Here are the 1st-round pairings for the 2nd stage of the LPGA's Qualifying Tournament. Unlike the 1st stage's mildly controversial 36-hole cut, this one has no cut. It's 72 holes to decide which of the 157 golfers in the field make it to the top 70 and ties.
There are plenty of LETers trying to make it to the 3rd and final stage at the end of November, including Melissa Reid, Ashleigh Simon, Lee-Anne Pace, Anne-Lise Caudal, Caroline Masson, Line Vedel, Frances Bondad, Felicity Johnson, Stacy Lee Bregman, Vikki Laing, and American Dawn Shockley. ALPGers Cathryn Bristow, Stephanie Na, and Jody Fleming have entered the mix, as well. But the players I'm most excited about are Chie Arimura and Ayako Uehara of the JLPGA. Yes, we have no Sakura Yokomine or Sun-Ju Ahn, but the 28-year-old Uehara is a 3-time winner on tour who's been solidly in the top 25 on their money list over the last 6 seasons (including this one). And the 24-year-old Arimura is one of the top players on tour, a 13-time winner who's currently #3 on the money list and has hovered within the top 6 the last 4 seasons. Both are playing their 1st event since the brutal Japan Women's Open, so let's hope they've recovered from its uber-windy conditions!
It'll be very interesting to see how these seasoned and in some cases stellar professionals stack up against hotshots like Moriya Jutanugarn, Brooke Pancake, Austin Ernst, Natalie Sheary, Jaye Marie Greene, Marta Silva Zamora, Ginger Howard, Emily Talley, Taylore Karle, Kayla Mortellaro, Guilia Molinaro, Rachel Rohanna, Brianna Do, Lisa McCloskey, Marina Alex, and Michelle Shin. And to see how those hotshots do against much more experienced Symetra Tour (and sometimes LPGA) regulars like Jean Reynolds, Candace Schepperle, Katie Kempter, Briana Vega, Kim Welch, Angela Buzminski, Renee Skidmore, Tracy Stanford, Libby Smith, Garrett Phillips, Kendall Dye, Lisa Meldrum, Selanee Henderson, Shasta Averyhardt, Blair O'Neal, Shayna Miyajima, Carling Coffing, and Seema Sadekar.
It's nice to see how the LPGA continues to attract diverse players from all over the world and across the United States. Check out a small selection of names and places that stood out to me: South Korea's Saehee Son, Jacey Chun, Hye-Min Kim, and Hye-Joo Han, Taiwan's Ki-Shui Liao, Pei-Yun Chien, and Wei-Ling Hsu, China's Jiayun Li, Australia's Inhong Lim, Jessica Speechley, Justine Lee, and Breanna Elliott, Sweden's Caroline Westrup, Canada's Victoria Thompson, Nicole Vandermade, Jessica Wallace, and Sue Kim, Denmark's Theresa Koelbaek, Norway's Benedikte Grotvedt and Marita Engzelius, South Africa's Ulrika Van-Niekirk, Mexico's Marcela Leon, Lili Alvarez, and Alejandra Llaneza, Ecuador's Kitty Hwang, Chile's Paz Echeverria, Brazil's Victoria Alimonda-Lovelady, Paraguay's Andy Jun,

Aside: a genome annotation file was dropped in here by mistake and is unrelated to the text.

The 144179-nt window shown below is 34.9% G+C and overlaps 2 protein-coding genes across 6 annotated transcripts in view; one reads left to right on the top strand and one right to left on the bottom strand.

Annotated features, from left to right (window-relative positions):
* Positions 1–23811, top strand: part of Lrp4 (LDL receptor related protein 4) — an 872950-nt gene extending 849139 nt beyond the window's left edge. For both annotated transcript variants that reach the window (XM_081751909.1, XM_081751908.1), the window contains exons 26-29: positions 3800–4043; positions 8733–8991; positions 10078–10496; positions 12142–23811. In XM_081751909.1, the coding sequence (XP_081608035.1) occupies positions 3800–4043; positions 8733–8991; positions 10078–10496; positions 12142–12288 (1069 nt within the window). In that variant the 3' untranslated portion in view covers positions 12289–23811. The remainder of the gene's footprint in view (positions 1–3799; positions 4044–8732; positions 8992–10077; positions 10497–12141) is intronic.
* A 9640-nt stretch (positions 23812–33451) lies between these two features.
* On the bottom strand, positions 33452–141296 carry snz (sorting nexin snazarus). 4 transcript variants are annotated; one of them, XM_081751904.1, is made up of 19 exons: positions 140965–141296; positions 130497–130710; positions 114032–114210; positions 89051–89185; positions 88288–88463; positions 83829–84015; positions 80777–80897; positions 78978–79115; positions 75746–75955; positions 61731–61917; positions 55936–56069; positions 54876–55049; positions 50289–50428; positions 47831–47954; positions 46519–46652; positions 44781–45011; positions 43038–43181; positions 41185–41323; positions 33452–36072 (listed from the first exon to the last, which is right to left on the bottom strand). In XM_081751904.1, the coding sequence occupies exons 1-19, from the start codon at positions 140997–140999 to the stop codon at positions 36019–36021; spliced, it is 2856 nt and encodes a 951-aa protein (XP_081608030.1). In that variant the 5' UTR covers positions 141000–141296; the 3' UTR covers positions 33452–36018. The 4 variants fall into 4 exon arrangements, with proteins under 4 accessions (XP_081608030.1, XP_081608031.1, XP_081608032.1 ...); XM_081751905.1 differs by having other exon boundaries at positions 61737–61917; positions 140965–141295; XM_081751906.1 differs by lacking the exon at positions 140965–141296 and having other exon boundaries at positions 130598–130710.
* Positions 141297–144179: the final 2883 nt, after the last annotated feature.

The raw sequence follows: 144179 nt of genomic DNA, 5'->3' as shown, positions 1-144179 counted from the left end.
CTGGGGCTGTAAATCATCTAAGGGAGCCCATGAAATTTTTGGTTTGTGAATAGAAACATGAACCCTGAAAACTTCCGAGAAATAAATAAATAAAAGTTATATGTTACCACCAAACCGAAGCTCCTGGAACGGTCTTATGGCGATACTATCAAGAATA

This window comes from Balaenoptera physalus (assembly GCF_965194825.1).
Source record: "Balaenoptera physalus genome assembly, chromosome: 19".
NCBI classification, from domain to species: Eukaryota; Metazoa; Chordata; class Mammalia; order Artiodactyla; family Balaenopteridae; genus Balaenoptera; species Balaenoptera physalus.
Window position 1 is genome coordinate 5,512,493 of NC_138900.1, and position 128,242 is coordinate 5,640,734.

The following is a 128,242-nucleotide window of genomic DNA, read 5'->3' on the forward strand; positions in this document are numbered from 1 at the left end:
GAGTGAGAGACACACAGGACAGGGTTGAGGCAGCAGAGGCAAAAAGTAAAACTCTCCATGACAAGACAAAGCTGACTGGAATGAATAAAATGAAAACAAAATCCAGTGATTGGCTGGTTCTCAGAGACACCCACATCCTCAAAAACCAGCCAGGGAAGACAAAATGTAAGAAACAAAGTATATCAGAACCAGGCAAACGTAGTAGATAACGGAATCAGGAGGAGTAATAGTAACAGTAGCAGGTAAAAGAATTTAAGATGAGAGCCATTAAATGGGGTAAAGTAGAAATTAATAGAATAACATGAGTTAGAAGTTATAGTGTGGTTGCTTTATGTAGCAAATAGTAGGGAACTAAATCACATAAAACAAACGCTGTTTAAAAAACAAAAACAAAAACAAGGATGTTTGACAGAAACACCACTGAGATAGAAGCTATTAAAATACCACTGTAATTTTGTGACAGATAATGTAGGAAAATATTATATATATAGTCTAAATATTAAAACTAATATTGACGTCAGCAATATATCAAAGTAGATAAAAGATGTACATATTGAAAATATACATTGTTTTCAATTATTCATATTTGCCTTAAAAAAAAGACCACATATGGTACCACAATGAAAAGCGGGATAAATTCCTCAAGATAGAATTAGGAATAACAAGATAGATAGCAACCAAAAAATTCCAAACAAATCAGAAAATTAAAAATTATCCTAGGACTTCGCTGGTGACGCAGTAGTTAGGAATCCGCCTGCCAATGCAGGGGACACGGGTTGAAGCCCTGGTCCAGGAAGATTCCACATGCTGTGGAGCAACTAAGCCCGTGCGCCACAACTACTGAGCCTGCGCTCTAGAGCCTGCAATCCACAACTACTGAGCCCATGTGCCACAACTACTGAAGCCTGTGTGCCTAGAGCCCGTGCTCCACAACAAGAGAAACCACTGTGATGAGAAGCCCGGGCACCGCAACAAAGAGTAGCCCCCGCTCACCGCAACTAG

the Philippines's Mia Piccio, France's Isabelle Boineau and Fiona Puyo, Germany's Leigh Whittaker, California's Hwanhee Lee, Moah Chang, Joy Trotter, and Vanessa Brockett, New Jersey's Joanna Coe, Hawaii's Britney Choy and Xyra Suyetsugu, Kansas's Tara Goedeken, New York's Michele Low, Tennessee's Callie Neilson, Wisconsin's Carly Werwie, Texas's Tanya Wadhwa, Colorado's Kristin Walla, Oklahoma's Sydney Cox, and Nevada's Justina Yu! (Not to mention more Floridians than you could shake a baby alligator at!)
Still, it is a little bit troubling that of the 216 available spots, only 157 players entered Stage II this year. Makes you wonder if an alternate list from Stage I should be developed or reconfigured.... Seems to me that stage's initial cut, whether it comes after 36 or 54 holes or both, should be generous enough that the Stage II field could be filled out with the best from that B-list--following, of course, all those who didn't make the 72-hole cut. If fewer international players than expected or hoped for enter Stage II, why not give the best of those who struggled in Stage I a second life?